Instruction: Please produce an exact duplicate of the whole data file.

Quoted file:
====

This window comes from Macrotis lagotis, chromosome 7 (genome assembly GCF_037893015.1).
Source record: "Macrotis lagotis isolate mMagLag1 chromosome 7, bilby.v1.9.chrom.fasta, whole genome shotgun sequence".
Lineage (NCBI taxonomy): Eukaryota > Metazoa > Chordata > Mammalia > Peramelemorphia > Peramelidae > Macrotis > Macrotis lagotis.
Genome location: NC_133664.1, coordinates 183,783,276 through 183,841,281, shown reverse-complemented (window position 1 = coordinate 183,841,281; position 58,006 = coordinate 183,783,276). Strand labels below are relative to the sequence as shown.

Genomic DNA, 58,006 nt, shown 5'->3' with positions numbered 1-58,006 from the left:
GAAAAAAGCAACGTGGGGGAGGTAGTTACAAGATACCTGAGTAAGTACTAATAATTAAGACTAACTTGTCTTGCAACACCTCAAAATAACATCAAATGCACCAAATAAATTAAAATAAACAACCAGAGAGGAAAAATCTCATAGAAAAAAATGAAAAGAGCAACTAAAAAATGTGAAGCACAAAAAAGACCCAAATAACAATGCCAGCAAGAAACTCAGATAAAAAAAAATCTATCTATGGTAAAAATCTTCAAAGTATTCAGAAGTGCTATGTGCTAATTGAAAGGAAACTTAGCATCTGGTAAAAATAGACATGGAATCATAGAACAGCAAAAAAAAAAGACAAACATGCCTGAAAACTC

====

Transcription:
This window comes from Macrotis lagotis, chromosome 7 (genome assembly GCF_037893015.1).
Source record: "Macrotis lagotis isolate mMagLag1 chromosome 7, bilby.v1.9.chrom.fasta, whole genome shotgun sequence".
Lineage (NCBI taxonomy): Eukaryota > Metazoa > Chordata > Mammalia > Peramelemorphia > Peramelidae > Macrotis > Macrotis lagotis.
Genome location: NC_133664.1, coordinates 183,783,276 through 183,841,281, shown reverse-complemented (window position 1 = coordinate 183,841,281; position 58,006 = coordinate 183,783,276). Strand labels below are relative to the sequence as shown.

Genomic DNA, 58,006 nt, shown 5'->3' with positions numbered 1-58,006 from the left:
GAAAAAAGCAACGTGGGGGAGGTAGTTACAAGATACCTGAGTAAGTACTAATAATTAAGACTAACTTGTCTTGCAACACCTCAAAATAACATCAAATGCACCAAATAAATTAAAATAAACAACCAGAGAGGAAAAATCTCATAGAAAAAAATGAAAAGAGCAACTAAAAAATGTGAAGCACAAAAAAGACCCAAATAACAATGCCAGCAAGAAACTCAGATAAAAAAAAATCTATCTATGGTAAAAATCTTCAAAGTATTCAGAAGTGCTATGTGCTAATTGAAAGGAAACTTAGCATCTGGTAAAAATAGACATGGAATCATAGAACAGCAAAAAAAAAAGACAAACATGCCTGAAAACTC